Analysis of the causal structure of traits involved in sow lactation feed efficiency.

TitleAnalysis of the causal structure of traits involved in sow lactation feed efficiency.
Publication TypeJournal Article
Year of Publication2022
AuthorsMora, M, David, I, Gilbert, H, Rosa, GJM, Sánchez, JPablo, Piles, M
JournalGenet Sel Evol
Date Published2022 Jul 26
KeywordsAnimal Feed, Animals, Eating, Female, Lactation, Litter Size, Phenotype, Pregnancy, Swine, Weight Gain

BACKGROUND: Feed efficiency during lactation involves a set of phenotypic traits that form a complex system, with some traits exerting causal effects on the others. Information regarding such interrelationships can be used to predict the effect of external interventions on the system, and ultimately to optimize management practices and multi-trait selection strategies. Structural equation models can be used to infer the magnitude of the different causes of such interrelationships. The causal network necessary to fit structural equation models can be inferred using the inductive causation (IC) algorithm. By implementing these statistical tools, we inferred the causal association between the main energy sources and sinks involved in sow lactation feed efficiency for the first time, i.e., daily lactation feed intake (dLFI) in kg/day, daily sow weight balance (dSWB) in kg/day, daily litter weight gain (dLWG) in kg/day, daily back fat thickness balance (dBFTB) in mm/day, and sow metabolic body weight (SMBW) in kg. Then, we tested several selection strategies based on selection indices, with or without dLFI records, to improve sow efficiency during lactation.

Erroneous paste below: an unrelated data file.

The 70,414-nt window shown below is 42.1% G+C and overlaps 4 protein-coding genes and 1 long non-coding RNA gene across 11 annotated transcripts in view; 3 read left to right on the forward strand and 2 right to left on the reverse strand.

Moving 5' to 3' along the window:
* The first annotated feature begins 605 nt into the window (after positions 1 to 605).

RESULTS: The IC algorithm using 95% highest posterior density (HPD) intervals resulted in a fully directed acyclic graph, in which dLFI and dLWG affected dSWB, the posterior mean of the corresponding structural coefficients (PM) being 0.12 and - 0.03, respectively. In turn, dSWB influenced dBFTB and SMBW, with PM equal to 0.70 and - 1.22, respectively. Multiple indirect effects contributed to the variances and covariances among the analyzed traits, with the most relevant indirect effects being those involved in the association between dSWB and dBFTB and between dSWB and SMBW. Selection strategies with or without phenotypic information on dLFI, or that hold this trait constant, led to the same pattern and similar responses in dLFI, dSWB, and dLWG.

CONCLUSIONS: Selection based on an index including only dBFTB and dLWG records can reduce dLFI, keep dSWB constant or increase it, and increase dLWG. However, a favorable response for all three traits is probably not achievable. Holding the amount of feed provided to the sows constant did not offer an advantage in terms of response over the other strategies.

Alternate JournalGenet Sel Evol
PubMed ID35883024
PubMed Central IDPMC9327305
Grant ListEU 633531 / / Horizon 2020 /